| Loganathan’s mother Kannammal outside the US consulate in Chennai. (AP)
Chennai, April 18: Even in death, G.V. Loganathan didn’t want to leave the university to which he dedicated his working life.
As the professor’s family prepared to leave for the US tonight, they said they would ask Virginia Tech authorities if the university could honour the shooting victim’s wish of being laid to rest on the campus.
The Tamil Nadu government worked round the clock since yesterday to arrange for passports and visas so that the family could catch tonight’s flight to be at the funeral. The state will bear the expenses of the trip by nine of Loganathan’s relatives, including his parents, two brothers and father-in-law.
Student after student at the university today expressed love and gratitude for the ever-smiling 51-year-old teacher, who was among the 32 people gunned down on campus by a troubled South Korean student on Monday.
“He was a great man… always available to help and always smiling. God be with you,” said Scott Dowell of the professor of civil and environmental engineering, who had been at Virginia Tech since 1982.
“Professor Loganathan, you were an amazing teacher,” said another student, Dustin Sordelett. “You brought laughter and smiles to the classroom…. Thank you for caring for us so much; you will always be remembered.”
“He had told his wife that were he to die in America, he should be laid to rest on the campus,” one of Loganathan’s relatives said at the family’s home in Gobichettipalayam, Erode district.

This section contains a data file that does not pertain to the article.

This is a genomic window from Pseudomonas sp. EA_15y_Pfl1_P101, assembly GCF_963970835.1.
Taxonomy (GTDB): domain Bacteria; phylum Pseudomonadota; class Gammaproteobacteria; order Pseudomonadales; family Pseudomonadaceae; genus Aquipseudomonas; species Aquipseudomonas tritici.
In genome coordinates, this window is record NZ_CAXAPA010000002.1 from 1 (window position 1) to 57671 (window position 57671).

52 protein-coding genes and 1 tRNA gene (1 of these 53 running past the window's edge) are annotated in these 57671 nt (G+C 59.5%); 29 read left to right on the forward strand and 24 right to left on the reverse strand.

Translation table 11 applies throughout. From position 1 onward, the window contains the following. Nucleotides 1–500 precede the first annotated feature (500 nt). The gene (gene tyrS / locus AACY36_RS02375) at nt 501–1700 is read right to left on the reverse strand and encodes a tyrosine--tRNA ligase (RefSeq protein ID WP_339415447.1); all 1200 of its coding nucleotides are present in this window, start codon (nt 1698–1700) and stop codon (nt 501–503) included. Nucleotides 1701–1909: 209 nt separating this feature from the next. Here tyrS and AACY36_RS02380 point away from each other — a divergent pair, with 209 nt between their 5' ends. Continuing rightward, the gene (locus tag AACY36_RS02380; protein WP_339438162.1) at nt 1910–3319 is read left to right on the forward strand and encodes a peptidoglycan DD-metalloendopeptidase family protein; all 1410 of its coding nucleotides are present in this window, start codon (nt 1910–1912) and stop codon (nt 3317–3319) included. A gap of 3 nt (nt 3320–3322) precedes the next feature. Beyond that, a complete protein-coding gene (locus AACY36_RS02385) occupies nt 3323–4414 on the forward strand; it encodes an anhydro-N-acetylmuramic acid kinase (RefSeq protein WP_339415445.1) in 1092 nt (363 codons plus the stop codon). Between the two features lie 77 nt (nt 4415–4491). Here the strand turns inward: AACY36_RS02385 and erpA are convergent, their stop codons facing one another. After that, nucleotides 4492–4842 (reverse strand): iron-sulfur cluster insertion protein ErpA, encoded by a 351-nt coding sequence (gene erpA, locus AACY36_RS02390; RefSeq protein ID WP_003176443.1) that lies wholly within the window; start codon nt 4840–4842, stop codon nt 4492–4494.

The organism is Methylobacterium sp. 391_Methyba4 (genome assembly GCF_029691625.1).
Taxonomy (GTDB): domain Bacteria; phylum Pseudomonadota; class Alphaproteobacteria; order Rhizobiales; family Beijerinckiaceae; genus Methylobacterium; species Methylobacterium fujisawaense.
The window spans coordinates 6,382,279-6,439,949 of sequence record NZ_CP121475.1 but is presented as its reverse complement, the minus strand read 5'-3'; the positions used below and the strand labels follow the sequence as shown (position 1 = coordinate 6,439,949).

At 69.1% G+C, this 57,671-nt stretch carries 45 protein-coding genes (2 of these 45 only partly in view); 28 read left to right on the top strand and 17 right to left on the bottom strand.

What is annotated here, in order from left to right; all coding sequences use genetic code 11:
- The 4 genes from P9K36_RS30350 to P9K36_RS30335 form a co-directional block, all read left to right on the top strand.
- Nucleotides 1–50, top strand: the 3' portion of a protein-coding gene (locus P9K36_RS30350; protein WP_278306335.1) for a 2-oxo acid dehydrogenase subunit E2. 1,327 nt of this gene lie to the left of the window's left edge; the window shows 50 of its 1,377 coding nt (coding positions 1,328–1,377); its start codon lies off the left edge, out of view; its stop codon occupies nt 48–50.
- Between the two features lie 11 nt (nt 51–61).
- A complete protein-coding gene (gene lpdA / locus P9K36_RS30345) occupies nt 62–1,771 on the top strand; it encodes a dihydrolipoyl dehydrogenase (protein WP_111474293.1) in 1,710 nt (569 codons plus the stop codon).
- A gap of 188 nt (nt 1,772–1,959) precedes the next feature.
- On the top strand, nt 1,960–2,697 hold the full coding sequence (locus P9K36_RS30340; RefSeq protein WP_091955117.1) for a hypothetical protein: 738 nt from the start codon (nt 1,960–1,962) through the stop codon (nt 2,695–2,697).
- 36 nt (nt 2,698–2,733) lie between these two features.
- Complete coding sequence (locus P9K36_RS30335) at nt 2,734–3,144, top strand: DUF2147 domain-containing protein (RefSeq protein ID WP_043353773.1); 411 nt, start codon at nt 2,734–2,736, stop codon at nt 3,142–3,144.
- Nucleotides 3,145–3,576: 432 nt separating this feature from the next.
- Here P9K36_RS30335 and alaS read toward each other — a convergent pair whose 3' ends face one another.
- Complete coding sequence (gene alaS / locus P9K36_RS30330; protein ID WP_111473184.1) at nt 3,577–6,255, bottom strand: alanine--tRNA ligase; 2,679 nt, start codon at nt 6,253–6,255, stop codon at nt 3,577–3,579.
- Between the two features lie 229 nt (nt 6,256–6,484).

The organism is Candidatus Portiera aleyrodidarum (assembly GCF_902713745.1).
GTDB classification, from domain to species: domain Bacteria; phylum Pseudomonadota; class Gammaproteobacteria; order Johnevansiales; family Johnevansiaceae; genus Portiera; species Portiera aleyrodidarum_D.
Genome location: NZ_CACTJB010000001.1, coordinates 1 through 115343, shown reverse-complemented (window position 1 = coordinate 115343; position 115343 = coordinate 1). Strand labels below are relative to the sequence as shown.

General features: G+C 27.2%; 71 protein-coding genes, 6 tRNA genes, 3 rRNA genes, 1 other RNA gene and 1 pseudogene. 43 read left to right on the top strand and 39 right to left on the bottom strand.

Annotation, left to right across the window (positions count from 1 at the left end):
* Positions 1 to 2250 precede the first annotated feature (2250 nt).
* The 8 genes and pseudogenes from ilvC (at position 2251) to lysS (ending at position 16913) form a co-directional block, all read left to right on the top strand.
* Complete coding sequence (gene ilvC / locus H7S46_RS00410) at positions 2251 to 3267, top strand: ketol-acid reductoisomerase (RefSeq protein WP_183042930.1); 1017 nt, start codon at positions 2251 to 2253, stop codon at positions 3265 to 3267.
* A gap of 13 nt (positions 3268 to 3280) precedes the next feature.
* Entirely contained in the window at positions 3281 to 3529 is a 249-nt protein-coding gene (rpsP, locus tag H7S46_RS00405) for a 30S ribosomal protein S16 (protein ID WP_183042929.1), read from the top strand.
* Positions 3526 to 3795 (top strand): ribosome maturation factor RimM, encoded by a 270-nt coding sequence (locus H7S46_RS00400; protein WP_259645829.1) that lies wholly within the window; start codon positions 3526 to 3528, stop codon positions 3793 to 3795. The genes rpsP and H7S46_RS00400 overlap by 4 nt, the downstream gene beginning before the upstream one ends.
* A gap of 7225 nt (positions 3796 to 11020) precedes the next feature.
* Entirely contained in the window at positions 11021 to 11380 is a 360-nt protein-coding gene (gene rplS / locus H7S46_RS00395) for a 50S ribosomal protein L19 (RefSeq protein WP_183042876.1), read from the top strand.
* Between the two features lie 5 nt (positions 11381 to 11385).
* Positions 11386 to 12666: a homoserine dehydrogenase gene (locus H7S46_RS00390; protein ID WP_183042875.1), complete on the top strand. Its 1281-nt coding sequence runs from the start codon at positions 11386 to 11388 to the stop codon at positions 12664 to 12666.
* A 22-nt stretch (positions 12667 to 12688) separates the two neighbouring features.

The family belongs to the Gounder caste, which allows either burial or cremation after death.
“But we don’t know if the university would allow that wish,” the relative said. “Things will become clear after we reach the campus.”
Their Lufthansa flight will take the family from Chennai to Roanoke, the nearest point to Virginia state, via Washington.
Four of the nine members needed tatkal passports, the chief minister’s office had learnt last night. These were issued this afternoon. By evening, the nine non-immigrant visas had been handed out.
Loganathan’s father G.K. Vasudevan, in his late seventies, bore his pain silently but the professor’s 71-year-old mother, Kannammal, broke down as she received her passport.
Chief minister M. Karunanidhi had sent an official from the state protocol department to arrange for the family to travel to the regional passport office and the US consular office in Chennai.